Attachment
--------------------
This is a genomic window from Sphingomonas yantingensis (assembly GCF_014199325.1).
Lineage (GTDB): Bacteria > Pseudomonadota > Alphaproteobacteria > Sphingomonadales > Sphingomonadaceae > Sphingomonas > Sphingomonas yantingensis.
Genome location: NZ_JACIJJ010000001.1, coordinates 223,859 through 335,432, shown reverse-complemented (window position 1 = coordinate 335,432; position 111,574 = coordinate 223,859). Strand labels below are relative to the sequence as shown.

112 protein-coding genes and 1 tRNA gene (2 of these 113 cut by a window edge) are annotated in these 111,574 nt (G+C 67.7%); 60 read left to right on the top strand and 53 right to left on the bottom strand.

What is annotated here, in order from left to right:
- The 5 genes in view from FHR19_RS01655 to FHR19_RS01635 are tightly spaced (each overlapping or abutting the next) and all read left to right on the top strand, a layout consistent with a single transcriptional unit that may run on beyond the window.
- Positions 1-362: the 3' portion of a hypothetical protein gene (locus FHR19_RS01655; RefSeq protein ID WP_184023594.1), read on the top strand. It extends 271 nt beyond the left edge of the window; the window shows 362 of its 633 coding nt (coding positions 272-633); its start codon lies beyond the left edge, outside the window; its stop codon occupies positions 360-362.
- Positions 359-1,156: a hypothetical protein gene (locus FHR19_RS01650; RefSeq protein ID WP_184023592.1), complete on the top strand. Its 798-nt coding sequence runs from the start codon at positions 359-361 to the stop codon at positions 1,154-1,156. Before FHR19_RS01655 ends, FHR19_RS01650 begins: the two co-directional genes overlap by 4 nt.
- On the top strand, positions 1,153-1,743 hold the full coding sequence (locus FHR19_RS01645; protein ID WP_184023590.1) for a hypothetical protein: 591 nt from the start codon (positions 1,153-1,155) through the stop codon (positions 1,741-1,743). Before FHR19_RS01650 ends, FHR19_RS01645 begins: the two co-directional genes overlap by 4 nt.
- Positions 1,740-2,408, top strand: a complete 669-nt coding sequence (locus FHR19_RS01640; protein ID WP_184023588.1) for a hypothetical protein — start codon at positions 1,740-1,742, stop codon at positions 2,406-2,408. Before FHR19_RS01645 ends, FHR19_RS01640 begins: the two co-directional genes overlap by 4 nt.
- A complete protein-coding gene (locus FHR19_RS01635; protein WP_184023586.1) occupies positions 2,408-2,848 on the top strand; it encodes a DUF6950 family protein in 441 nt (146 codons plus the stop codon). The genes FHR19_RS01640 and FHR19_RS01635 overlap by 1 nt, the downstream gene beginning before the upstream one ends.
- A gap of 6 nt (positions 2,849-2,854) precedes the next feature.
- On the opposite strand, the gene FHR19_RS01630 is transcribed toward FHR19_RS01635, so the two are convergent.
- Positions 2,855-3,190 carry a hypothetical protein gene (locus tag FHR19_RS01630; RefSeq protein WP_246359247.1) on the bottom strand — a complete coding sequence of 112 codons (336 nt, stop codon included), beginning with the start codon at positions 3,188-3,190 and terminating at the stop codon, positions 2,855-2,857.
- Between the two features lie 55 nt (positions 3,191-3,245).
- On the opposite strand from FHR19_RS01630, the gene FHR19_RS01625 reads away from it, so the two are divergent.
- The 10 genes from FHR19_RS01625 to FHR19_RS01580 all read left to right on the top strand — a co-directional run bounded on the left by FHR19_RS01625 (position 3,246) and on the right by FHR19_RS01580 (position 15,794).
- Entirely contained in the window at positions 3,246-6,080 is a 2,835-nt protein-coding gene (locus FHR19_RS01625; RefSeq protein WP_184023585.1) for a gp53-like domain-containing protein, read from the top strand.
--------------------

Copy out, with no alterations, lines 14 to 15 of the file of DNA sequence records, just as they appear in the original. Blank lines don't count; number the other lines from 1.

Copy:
- Positions 2,855-3,190 carry a hypothetical protein gene (locus tag FHR19_RS01630; RefSeq protein WP_246359247.1) on the bottom strand — a complete coding sequence of 112 codons (336 nt, stop codon included), beginning with the start codon at positions 3,188-3,190 and terminating at the stop codon, positions 2,855-2,857.
- Between the two features lie 55 nt (positions 3,191-3,245).